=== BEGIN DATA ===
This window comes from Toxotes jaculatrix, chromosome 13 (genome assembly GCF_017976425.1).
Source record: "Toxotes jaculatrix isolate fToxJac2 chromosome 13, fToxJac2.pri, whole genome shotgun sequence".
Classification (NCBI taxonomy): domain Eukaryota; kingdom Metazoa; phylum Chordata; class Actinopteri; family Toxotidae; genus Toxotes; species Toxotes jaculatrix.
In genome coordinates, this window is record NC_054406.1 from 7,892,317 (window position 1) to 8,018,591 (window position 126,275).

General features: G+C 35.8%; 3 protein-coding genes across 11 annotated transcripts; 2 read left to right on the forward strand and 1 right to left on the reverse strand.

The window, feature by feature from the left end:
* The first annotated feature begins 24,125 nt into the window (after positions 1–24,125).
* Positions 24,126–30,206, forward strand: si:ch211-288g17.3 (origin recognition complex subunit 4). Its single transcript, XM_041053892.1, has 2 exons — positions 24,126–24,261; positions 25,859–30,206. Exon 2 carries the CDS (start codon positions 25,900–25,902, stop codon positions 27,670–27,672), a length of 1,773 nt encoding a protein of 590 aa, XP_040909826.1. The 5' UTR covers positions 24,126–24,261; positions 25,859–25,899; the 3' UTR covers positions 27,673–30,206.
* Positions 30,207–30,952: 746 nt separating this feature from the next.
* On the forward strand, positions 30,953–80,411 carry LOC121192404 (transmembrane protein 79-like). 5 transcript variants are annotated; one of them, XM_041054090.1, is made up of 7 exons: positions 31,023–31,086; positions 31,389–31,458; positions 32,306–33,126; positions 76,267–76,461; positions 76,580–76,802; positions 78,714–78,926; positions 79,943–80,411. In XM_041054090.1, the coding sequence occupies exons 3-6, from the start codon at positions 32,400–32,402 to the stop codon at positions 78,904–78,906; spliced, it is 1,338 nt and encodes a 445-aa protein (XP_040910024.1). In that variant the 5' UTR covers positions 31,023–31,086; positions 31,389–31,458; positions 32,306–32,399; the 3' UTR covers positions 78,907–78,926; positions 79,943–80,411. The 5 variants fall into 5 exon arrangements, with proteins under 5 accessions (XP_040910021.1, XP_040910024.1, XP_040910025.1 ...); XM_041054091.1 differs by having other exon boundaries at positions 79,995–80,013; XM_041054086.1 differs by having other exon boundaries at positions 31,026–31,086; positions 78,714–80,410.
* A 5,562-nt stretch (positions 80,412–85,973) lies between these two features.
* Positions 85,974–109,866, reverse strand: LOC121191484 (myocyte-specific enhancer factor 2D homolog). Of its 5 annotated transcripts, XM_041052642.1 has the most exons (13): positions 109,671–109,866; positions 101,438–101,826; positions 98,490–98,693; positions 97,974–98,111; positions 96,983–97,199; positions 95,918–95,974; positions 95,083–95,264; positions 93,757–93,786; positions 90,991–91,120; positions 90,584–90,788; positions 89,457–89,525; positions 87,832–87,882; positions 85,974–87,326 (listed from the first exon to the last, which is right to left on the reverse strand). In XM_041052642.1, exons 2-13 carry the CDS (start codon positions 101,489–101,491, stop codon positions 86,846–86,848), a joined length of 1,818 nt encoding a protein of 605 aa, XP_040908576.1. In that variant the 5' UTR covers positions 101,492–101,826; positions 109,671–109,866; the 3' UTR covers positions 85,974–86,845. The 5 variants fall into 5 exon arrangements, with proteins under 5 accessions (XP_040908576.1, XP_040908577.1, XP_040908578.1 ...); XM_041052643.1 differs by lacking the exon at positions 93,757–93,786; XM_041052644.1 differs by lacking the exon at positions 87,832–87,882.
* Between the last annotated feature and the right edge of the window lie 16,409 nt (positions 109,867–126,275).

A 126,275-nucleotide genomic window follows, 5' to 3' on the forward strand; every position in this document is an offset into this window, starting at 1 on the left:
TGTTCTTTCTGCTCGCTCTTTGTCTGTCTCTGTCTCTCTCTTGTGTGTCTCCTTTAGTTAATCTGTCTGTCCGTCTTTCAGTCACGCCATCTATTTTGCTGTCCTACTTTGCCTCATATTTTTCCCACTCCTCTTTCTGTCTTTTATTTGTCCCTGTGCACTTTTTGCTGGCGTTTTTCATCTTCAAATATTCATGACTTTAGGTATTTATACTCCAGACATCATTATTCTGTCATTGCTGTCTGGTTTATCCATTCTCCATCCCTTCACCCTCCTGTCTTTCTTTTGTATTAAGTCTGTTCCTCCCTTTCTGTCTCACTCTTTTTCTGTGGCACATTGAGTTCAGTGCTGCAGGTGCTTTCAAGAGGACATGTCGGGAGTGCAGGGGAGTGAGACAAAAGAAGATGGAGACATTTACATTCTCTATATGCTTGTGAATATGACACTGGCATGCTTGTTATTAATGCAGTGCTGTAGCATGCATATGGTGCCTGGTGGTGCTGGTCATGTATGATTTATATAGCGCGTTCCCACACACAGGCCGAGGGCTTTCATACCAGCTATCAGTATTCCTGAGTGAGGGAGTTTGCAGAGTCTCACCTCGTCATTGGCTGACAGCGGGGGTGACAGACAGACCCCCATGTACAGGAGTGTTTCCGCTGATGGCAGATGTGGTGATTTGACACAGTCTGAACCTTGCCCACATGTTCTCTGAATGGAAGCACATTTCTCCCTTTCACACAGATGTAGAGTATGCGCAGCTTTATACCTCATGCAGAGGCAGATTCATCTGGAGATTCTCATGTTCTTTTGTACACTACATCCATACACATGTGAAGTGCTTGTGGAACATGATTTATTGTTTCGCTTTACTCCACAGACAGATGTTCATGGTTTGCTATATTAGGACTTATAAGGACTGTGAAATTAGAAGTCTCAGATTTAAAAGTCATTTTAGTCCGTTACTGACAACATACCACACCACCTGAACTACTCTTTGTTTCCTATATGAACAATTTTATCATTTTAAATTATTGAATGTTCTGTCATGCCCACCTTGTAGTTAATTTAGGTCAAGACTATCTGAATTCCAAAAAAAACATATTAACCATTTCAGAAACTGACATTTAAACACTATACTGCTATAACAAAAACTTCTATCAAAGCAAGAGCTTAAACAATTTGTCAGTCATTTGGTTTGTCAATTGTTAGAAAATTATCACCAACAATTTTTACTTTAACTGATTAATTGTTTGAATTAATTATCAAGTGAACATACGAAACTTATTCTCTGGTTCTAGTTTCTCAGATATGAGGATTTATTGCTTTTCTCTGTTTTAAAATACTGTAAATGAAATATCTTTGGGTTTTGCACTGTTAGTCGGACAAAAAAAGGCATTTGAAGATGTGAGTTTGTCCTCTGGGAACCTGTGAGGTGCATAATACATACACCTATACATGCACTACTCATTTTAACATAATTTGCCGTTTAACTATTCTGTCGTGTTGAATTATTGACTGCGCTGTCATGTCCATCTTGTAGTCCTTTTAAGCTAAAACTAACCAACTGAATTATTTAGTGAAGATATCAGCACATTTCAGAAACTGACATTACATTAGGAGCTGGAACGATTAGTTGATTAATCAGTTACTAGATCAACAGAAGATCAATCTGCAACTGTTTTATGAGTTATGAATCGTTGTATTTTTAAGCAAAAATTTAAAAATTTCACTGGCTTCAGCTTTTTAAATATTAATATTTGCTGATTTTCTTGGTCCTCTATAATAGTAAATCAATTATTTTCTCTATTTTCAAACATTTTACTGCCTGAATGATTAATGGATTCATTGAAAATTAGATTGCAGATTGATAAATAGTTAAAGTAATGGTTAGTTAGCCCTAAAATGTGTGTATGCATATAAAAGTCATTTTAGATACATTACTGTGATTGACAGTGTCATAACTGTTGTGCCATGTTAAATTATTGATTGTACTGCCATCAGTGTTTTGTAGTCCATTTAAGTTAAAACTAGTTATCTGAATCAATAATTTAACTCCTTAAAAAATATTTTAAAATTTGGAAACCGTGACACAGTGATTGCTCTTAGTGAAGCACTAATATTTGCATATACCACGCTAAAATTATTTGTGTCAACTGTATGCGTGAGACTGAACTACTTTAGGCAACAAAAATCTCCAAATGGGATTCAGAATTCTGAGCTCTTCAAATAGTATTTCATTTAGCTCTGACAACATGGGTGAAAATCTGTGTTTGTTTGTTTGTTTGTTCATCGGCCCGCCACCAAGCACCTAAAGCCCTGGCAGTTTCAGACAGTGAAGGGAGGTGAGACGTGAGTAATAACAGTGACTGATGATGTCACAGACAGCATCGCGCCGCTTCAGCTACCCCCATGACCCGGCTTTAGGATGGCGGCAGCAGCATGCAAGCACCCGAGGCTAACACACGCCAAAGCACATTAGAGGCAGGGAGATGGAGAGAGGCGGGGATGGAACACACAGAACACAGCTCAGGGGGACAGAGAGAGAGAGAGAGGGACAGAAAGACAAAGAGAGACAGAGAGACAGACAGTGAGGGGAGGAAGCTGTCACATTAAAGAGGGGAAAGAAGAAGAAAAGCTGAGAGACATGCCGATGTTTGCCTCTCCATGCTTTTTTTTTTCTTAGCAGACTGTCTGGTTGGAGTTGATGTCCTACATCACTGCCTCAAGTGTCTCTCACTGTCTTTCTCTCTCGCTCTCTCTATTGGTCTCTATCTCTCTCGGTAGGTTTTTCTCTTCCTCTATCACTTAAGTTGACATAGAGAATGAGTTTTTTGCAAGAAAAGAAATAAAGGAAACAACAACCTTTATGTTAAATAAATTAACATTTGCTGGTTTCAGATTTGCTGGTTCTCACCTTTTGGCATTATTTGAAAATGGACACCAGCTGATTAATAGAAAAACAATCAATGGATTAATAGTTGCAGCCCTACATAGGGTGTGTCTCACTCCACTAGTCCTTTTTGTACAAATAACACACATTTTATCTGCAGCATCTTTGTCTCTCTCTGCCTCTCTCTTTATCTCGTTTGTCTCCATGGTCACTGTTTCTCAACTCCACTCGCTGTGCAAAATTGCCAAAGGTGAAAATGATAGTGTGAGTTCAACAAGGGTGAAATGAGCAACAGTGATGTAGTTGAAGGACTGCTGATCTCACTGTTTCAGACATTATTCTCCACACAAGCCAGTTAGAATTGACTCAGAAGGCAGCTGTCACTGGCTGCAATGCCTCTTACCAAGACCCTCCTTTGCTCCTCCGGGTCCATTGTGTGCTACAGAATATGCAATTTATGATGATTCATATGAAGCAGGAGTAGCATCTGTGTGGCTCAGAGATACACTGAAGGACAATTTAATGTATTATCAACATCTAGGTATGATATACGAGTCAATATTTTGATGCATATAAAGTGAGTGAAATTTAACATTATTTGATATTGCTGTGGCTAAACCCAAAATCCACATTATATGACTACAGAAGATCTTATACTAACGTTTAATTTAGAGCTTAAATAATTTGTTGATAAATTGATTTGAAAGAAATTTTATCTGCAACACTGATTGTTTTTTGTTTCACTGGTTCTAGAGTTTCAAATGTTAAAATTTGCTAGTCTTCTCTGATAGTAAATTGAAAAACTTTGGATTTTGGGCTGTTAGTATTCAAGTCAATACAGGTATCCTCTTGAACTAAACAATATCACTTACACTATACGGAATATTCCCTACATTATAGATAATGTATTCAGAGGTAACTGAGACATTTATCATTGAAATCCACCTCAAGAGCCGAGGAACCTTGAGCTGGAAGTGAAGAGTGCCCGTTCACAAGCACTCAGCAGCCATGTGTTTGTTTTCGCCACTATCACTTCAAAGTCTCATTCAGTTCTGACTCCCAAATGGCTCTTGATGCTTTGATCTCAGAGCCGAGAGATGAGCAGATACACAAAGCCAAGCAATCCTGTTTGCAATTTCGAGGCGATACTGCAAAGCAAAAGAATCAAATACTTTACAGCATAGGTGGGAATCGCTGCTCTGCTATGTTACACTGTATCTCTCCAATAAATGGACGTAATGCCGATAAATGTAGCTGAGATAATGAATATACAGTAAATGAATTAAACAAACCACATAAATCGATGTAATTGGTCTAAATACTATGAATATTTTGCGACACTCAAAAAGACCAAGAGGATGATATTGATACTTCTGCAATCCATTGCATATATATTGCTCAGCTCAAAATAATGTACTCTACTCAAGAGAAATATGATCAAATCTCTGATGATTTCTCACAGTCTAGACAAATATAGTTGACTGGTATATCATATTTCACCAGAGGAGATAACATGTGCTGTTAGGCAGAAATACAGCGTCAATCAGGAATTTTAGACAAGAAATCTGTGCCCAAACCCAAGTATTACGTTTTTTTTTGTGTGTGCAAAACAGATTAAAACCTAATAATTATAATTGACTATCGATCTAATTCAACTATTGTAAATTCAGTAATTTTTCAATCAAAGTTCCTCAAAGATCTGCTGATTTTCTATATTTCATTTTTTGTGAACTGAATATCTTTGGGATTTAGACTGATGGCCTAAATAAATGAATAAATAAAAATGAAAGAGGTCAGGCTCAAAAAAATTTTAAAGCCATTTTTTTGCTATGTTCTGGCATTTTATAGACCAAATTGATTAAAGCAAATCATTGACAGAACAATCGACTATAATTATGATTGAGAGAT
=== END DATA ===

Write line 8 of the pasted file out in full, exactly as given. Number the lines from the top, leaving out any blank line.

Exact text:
* Positions 24,126–30,206, forward strand: si:ch211-288g17.3 (origin recognition complex subunit 4). Its single transcript, XM_041053892.1, has 2 exons — positions 24,126–24,261; positions 25,859–30,206. Exon 2 carries the CDS (start codon positions 25,900–25,902, stop codon positions 27,670–27,672), a length of 1,773 nt encoding a protein of 590 aa, XP_040909826.1. The 5' UTR covers positions 24,126–24,261; positions 25,859–25,899; the 3' UTR covers positions 27,673–30,206.